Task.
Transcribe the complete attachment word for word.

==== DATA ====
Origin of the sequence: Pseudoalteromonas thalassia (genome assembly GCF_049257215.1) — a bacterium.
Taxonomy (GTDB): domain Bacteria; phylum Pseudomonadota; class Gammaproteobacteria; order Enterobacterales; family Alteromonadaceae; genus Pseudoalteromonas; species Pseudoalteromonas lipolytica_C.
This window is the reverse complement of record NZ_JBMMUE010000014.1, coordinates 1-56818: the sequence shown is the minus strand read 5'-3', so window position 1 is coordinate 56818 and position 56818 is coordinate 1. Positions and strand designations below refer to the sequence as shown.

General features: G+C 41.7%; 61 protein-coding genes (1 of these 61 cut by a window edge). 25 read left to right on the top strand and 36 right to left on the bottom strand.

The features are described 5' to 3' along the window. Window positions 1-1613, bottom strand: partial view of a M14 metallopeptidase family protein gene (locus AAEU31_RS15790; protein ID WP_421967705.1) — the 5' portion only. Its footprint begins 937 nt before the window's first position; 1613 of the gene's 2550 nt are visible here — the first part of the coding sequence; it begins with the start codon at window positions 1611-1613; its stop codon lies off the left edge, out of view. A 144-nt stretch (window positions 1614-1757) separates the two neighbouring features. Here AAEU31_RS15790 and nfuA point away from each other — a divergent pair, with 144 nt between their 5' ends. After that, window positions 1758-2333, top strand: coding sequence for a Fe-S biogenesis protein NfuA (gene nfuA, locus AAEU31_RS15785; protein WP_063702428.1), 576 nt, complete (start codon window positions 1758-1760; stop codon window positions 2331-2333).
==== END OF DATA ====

Origin of the sequence: Pseudoalteromonas thalassia (genome assembly GCF_049257215.1) — a bacterium.
Taxonomy (GTDB): domain Bacteria; phylum Pseudomonadota; class Gammaproteobacteria; order Enterobacterales; family Alteromonadaceae; genus Pseudoalteromonas; species Pseudoalteromonas lipolytica_C.
This window is the reverse complement of record NZ_JBMMUE010000014.1, coordinates 1-56818: the sequence shown is the minus strand read 5'-3', so window position 1 is coordinate 56818 and position 56818 is coordinate 1. Positions and strand designations below refer to the sequence as shown.

General features: G+C 41.7%; 61 protein-coding genes (1 of these 61 cut by a window edge). 25 read left to right on the top strand and 36 right to left on the bottom strand.

The features are described 5' to 3' along the window. Window positions 1-1613, bottom strand: partial view of a M14 metallopeptidase family protein gene (locus AAEU31_RS15790; protein ID WP_421967705.1) — the 5' portion only. Its footprint begins 937 nt before the window's first position; 1613 of the gene's 2550 nt are visible here — the first part of the coding sequence; it begins with the start codon at window positions 1611-1613; its stop codon lies off the left edge, out of view. A 144-nt stretch (window positions 1614-1757) separates the two neighbouring features. Here AAEU31_RS15790 and nfuA point away from each other — a divergent pair, with 144 nt between their 5' ends. After that, window positions 1758-2333, top strand: coding sequence for a Fe-S biogenesis protein NfuA (gene nfuA, locus AAEU31_RS15785; protein WP_063702428.1), 576 nt, complete (start codon window positions 1758-1760; stop codon window positions 2331-2333).